Fear of the Unseen

When I read this article on not picking books by the author’s sex or race, I agreed with the spirit: knowing the author’s gender, sexuality, or even hat size shouldn’t change your enjoyment. However, something niggled at me about it and today I realised what: knowing more than the text often does change enjoyment without any issues of sexism &c.

My enjoyment of Shakespeare’s Macbeth increased after I learnt more about the political climate of the day: suddenly, in addition to the story itself, I could appreciate moment when Shakespeare tried to praise the king by making his ancestors seem more noble. Reading Shakespeare without that understanding of who he was and when he lived would have denied me that additional layer. And the same can be said for other set books.

No man is an island,
Entire of itself,
Every man is a piece of the continent,
A part of the main.

No Man Is an Island, John Donne

Leaving aside the issue of context adding to a work, some works need the reader to know more in advance. There are many translations of Beowulf: some aim at accurate translation, some at capturing the essence of the verse, and some at telling the story. Without knowing in advance what the translator’s aim was, a reader new to Beowulf could easily have no idea what mindset to adopt. While this is (deliberately) an extreme example, the same applies to any translation: without knowing more than just the text, a reader will not know what the translator valued most when picking words and phrases.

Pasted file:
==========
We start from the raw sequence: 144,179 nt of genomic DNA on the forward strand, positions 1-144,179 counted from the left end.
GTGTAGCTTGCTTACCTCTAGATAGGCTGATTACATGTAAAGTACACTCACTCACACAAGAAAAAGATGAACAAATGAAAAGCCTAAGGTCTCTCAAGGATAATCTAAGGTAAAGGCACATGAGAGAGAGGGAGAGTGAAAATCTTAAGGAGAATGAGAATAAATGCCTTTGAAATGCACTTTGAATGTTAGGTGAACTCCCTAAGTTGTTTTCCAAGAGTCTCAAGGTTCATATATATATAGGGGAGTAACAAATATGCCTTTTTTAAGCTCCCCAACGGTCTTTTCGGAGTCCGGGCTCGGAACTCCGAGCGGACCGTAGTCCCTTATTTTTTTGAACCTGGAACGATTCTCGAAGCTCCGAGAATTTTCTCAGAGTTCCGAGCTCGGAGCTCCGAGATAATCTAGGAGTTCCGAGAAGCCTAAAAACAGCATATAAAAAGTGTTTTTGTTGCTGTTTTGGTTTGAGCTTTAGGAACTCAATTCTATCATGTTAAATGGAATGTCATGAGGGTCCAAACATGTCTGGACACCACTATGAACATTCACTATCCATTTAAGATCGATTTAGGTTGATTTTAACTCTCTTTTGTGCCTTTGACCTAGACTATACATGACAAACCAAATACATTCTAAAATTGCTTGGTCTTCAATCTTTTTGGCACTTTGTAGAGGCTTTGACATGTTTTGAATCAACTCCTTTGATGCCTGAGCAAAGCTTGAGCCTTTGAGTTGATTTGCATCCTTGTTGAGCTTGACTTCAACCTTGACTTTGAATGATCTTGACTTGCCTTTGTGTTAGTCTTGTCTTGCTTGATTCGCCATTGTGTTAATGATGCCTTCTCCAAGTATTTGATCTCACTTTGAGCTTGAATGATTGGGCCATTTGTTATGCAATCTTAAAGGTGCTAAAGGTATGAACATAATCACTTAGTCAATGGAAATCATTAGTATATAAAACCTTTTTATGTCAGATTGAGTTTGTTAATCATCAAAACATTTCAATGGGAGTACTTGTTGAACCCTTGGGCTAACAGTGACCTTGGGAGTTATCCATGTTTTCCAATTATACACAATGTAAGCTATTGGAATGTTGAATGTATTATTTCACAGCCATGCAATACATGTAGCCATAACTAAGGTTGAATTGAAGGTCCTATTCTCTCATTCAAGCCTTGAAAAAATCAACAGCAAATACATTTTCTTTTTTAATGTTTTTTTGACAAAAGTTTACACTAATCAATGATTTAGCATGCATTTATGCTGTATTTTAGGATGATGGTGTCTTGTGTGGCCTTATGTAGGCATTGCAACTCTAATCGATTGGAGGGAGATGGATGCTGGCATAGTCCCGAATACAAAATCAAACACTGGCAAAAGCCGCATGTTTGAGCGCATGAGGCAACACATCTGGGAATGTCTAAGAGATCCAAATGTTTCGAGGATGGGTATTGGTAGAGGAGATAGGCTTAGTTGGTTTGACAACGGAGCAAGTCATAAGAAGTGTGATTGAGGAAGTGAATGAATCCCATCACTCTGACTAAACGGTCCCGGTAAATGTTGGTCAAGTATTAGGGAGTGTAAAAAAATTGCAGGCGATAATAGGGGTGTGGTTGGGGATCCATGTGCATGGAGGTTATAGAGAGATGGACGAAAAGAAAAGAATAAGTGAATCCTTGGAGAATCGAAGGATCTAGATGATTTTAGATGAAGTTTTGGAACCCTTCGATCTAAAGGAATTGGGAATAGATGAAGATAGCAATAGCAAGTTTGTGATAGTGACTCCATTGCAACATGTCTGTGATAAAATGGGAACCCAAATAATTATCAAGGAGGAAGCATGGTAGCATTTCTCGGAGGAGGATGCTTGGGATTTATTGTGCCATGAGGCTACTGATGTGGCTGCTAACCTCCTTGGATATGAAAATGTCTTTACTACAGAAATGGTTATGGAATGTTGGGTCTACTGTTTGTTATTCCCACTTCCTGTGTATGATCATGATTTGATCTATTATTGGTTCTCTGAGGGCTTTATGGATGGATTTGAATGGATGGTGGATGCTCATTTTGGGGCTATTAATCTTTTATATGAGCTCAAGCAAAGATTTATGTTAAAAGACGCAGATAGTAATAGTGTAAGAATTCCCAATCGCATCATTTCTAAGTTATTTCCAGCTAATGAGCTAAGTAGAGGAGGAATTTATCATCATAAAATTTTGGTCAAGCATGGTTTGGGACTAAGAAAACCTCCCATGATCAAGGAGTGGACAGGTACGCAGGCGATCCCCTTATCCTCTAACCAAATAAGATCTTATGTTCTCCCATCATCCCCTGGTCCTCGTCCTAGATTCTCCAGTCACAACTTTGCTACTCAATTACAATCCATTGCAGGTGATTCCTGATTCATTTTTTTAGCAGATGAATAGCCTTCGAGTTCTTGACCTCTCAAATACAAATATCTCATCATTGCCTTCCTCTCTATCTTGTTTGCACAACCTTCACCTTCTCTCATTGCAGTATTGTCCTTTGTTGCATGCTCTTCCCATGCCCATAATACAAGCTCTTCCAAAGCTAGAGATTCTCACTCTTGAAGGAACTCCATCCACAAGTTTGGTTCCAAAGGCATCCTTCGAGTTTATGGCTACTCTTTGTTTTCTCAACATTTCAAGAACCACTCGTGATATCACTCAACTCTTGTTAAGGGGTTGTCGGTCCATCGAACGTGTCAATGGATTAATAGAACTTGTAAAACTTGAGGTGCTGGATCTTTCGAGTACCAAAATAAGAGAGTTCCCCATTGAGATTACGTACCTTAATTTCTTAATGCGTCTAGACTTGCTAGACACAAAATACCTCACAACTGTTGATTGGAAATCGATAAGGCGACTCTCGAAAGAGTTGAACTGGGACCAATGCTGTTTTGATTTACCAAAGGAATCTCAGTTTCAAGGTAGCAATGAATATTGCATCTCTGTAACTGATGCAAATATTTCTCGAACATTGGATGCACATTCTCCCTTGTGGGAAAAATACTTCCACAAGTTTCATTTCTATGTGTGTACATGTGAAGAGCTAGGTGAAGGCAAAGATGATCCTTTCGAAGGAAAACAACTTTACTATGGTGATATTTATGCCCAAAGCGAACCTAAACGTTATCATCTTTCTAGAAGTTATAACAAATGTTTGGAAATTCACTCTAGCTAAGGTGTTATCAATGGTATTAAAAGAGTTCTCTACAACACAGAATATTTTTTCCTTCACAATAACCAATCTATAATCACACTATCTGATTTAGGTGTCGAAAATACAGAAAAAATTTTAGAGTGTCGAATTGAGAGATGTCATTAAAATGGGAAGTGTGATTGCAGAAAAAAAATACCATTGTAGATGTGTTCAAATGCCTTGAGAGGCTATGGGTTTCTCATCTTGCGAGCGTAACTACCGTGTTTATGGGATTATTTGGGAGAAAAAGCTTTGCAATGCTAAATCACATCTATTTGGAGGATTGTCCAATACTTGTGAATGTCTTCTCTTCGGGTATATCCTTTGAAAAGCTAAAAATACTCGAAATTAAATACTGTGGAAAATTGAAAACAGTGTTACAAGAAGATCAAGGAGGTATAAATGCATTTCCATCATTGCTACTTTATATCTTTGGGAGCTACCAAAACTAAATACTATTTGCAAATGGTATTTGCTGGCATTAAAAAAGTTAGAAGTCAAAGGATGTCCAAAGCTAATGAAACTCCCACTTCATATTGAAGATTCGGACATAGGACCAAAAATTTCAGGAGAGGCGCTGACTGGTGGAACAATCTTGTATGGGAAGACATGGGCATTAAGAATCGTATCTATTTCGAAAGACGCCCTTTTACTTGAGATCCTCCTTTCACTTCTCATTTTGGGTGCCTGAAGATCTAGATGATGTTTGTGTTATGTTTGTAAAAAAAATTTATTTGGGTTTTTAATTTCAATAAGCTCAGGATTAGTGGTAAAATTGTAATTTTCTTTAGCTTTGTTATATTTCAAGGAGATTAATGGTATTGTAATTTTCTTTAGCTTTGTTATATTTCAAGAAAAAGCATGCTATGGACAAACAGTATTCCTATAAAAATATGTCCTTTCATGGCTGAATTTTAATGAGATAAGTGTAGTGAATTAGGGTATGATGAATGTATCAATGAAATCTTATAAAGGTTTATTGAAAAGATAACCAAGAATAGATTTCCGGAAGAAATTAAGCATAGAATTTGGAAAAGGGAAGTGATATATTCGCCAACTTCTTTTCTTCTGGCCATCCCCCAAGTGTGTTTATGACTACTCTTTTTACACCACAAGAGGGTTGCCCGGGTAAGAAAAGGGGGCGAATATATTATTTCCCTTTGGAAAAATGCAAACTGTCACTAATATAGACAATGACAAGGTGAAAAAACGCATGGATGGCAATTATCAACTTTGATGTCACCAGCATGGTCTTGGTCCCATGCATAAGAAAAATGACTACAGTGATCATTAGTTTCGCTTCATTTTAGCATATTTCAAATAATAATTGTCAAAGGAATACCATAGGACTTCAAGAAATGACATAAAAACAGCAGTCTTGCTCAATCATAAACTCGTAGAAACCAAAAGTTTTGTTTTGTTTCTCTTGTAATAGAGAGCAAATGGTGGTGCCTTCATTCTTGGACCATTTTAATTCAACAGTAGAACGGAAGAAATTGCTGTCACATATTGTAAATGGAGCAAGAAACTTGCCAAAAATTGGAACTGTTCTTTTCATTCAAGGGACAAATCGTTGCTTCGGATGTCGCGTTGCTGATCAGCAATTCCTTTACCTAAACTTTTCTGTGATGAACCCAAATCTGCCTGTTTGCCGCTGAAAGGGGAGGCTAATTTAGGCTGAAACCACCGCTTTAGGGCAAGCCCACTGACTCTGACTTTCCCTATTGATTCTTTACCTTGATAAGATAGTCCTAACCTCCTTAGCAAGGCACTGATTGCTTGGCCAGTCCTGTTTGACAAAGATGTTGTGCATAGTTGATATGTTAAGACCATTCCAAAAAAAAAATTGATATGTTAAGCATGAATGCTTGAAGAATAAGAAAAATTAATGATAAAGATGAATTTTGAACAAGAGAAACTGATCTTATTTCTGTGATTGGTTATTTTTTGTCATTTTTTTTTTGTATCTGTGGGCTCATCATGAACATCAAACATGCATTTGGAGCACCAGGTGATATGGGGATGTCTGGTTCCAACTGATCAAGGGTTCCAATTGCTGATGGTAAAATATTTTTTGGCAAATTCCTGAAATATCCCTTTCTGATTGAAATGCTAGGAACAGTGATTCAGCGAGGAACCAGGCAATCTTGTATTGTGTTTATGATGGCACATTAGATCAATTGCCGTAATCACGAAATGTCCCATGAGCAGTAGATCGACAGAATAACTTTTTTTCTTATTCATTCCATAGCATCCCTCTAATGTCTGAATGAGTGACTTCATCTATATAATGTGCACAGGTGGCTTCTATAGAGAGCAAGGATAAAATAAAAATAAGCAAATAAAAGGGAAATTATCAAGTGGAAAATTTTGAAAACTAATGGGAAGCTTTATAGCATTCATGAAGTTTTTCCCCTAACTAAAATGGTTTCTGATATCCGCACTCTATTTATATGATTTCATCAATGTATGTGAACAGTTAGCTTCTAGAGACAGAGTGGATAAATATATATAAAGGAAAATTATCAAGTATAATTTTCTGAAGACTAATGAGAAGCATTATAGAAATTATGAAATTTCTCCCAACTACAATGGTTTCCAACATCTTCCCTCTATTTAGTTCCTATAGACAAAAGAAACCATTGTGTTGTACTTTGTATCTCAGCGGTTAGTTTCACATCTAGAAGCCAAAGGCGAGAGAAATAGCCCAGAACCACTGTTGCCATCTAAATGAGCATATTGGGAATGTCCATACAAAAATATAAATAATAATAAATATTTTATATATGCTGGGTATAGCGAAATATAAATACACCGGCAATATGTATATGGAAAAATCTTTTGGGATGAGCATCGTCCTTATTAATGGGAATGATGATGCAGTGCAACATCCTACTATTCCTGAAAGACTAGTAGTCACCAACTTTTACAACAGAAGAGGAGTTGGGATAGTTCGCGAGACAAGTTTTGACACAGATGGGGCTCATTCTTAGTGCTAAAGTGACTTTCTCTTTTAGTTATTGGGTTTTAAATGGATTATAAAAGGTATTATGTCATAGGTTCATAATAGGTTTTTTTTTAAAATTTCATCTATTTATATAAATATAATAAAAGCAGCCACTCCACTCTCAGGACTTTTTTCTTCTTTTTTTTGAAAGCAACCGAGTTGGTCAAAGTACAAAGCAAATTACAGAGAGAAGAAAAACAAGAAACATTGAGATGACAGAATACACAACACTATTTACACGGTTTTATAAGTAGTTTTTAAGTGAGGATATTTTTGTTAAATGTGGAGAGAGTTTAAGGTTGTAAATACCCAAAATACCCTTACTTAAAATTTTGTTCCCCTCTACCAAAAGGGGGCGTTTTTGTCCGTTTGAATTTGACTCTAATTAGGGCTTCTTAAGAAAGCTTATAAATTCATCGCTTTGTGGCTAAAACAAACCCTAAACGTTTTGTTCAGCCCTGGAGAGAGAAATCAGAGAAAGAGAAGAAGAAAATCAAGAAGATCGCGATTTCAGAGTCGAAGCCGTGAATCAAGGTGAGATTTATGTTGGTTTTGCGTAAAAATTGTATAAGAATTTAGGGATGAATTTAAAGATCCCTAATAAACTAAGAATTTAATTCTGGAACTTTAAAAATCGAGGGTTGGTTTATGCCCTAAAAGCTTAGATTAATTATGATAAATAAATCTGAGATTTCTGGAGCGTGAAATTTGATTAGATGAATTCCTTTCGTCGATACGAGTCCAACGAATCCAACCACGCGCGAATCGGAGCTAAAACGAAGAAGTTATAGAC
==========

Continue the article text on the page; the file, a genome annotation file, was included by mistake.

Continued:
So, for any book not written by an author who speaks a similar dialect to the reader, lack of context can impact enjoyment. Exactly the opposite of the avoiding negative bias that blind reading aims to achieve.

So, would I be brave enough to blindly accept, and read, a book sent to me? Yes. Because I read widely and voraciously, so have a broad basis for comprehension. But would I expect an average reader to do it? Probably not. Most people don’t have the time to reset their perceptions, so would be better served (both for enjoyment and empathy) by books that have links to their current frame of reference.

Advertisements

2 thoughts on “Fear of the Unseen

  1. I fully agree, I do think context adds to the experience. I get how anonymity might aid the reader in a different way but on the whole unless you’re so obstinately opinionated (which I’d like to think most readers aren’t) that a particular piece of information will limit the entire work for you, context is better

    Liked by 1 person

Share Your Thoughts

Fill in your details below or click an icon to log in:

WordPress.com Logo

You are commenting using your WordPress.com account. Log Out / Change )

Twitter picture

You are commenting using your Twitter account. Log Out / Change )

Facebook photo

You are commenting using your Facebook account. Log Out / Change )

Google+ photo

You are commenting using your Google+ account. Log Out / Change )

Connecting to %s